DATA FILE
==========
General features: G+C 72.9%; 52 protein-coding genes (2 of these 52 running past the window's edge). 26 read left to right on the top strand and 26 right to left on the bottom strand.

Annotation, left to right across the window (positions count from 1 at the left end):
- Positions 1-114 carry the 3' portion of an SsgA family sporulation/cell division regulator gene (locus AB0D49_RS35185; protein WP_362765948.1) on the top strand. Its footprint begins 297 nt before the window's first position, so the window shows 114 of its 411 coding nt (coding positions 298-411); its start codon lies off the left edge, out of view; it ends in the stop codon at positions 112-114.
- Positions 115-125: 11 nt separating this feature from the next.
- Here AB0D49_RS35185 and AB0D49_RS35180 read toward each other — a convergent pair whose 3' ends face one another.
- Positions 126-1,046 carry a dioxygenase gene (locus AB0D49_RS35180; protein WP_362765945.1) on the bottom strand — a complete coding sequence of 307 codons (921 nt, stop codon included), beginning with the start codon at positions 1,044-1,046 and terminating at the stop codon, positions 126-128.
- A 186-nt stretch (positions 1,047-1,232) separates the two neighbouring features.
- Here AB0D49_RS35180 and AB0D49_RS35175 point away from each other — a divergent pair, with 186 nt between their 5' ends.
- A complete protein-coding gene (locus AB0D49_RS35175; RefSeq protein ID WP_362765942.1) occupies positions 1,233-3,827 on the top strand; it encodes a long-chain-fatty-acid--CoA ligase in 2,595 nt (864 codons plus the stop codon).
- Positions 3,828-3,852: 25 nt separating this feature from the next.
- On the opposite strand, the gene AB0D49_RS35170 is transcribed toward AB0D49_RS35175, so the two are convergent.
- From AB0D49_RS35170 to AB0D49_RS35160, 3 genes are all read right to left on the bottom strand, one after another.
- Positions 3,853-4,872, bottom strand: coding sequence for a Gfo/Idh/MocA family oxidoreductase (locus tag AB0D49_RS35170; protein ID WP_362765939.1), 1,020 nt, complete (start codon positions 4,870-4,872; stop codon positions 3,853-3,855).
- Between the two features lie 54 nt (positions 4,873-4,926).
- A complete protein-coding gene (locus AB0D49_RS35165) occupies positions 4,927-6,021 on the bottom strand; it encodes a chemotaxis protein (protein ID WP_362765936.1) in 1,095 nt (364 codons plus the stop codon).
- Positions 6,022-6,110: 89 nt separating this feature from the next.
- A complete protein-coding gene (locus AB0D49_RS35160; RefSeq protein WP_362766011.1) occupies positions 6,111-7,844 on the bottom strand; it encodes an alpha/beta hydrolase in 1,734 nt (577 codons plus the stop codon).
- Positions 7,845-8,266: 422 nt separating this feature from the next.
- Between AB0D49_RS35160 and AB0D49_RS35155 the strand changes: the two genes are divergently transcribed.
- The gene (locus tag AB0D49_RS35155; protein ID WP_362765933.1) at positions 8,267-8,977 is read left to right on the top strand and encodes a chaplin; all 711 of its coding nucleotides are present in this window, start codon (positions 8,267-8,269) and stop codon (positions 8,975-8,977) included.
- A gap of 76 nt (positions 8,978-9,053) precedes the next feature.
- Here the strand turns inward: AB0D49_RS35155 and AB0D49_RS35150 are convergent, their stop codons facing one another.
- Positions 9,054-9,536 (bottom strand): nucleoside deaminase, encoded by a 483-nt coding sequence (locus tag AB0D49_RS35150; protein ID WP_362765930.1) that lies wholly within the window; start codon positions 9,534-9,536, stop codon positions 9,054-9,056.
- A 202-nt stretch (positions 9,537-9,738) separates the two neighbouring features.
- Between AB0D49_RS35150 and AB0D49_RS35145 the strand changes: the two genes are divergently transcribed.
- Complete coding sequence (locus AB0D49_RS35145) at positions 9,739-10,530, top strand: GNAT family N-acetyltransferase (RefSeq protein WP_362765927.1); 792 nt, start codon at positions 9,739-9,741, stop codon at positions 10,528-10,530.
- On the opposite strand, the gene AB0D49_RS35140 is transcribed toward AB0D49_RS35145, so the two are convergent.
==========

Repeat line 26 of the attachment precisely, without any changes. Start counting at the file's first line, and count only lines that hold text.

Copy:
- Complete coding sequence (locus AB0D49_RS35145) at positions 9,739-10,530, top strand: GNAT family N-acetyltransferase (RefSeq protein WP_362765927.1); 792 nt, start codon at positions 9,739-9,741, stop codon at positions 10,528-10,530.